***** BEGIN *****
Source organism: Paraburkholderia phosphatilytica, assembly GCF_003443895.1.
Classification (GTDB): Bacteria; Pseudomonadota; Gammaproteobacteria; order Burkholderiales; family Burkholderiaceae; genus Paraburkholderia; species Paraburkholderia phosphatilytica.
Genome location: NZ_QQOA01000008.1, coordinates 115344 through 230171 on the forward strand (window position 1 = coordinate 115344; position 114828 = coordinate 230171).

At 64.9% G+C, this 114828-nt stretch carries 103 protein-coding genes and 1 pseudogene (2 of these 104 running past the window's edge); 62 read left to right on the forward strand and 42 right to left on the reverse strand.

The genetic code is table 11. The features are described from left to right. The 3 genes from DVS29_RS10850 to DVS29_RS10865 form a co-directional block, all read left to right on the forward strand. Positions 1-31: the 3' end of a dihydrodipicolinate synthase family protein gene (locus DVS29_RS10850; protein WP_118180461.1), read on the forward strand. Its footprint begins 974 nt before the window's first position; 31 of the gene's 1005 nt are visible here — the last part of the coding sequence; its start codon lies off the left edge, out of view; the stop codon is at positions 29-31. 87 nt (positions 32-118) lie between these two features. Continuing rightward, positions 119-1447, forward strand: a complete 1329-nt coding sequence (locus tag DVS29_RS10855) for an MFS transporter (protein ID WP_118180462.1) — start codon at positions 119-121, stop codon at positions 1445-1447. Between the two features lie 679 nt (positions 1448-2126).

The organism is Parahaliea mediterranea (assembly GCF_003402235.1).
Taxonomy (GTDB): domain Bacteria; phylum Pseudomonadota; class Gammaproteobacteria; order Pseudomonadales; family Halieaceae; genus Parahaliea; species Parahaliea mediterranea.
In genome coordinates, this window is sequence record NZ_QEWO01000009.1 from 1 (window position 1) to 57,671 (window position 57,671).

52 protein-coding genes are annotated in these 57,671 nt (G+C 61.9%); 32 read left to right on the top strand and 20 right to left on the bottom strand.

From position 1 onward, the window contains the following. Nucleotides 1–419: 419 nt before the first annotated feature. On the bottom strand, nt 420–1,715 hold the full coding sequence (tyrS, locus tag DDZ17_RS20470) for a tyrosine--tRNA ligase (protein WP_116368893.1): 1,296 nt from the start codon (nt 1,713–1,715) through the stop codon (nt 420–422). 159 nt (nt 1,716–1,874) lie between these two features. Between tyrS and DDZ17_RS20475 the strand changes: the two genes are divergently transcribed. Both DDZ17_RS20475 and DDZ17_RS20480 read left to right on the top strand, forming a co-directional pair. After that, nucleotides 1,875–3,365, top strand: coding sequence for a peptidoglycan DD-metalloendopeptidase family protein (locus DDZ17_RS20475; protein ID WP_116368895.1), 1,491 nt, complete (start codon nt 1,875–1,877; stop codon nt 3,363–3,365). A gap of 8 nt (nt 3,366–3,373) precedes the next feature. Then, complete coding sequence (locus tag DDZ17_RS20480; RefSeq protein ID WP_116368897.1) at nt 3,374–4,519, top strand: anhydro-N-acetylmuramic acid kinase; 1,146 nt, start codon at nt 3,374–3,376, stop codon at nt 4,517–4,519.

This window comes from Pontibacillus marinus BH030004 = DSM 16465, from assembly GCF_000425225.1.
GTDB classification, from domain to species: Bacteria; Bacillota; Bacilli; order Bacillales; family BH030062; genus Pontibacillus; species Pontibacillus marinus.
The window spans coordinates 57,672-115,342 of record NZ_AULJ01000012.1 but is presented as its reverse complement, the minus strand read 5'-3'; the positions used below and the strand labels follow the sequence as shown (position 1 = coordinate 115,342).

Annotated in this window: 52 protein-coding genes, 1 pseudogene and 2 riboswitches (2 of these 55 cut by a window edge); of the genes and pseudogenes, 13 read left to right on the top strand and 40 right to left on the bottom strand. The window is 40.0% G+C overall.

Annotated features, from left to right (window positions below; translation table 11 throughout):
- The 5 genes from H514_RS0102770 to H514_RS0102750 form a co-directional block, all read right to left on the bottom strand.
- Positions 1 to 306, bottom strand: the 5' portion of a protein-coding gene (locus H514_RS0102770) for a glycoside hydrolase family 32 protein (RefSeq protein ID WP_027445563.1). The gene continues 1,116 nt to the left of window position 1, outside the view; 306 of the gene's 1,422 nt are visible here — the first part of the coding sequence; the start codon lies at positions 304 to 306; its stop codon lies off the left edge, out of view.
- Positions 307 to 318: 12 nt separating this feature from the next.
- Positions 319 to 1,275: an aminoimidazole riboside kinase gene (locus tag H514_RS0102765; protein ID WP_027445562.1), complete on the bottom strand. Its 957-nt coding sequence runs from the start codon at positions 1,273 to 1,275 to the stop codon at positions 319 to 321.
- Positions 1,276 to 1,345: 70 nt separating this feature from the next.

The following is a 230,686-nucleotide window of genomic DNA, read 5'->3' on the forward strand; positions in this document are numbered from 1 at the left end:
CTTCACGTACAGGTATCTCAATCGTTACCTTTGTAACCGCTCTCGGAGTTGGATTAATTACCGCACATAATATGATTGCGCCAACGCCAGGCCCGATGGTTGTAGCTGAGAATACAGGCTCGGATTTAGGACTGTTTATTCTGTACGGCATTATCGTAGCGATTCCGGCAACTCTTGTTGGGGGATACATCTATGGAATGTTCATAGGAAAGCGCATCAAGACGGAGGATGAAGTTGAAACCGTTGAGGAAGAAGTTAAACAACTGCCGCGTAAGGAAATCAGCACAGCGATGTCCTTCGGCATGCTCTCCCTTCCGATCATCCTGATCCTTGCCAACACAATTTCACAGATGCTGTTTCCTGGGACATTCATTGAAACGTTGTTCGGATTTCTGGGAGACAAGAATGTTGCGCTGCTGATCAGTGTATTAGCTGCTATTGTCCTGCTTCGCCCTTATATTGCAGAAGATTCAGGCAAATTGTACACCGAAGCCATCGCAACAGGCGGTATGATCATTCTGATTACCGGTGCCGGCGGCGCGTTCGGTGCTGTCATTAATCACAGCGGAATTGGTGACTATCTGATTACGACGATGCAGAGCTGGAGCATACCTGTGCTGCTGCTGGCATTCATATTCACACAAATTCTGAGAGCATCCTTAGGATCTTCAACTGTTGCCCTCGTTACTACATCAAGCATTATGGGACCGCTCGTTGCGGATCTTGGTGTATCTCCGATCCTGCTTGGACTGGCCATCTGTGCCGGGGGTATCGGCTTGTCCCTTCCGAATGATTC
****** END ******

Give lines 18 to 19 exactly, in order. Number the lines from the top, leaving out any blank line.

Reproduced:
- Positions 307 to 318: 12 nt separating this feature from the next.
- Positions 319 to 1,275: an aminoimidazole riboside kinase gene (locus tag H514_RS0102765; protein ID WP_027445562.1), complete on the bottom strand. Its 957-nt coding sequence runs from the start codon at positions 1,273 to 1,275 to the stop codon at positions 319 to 321.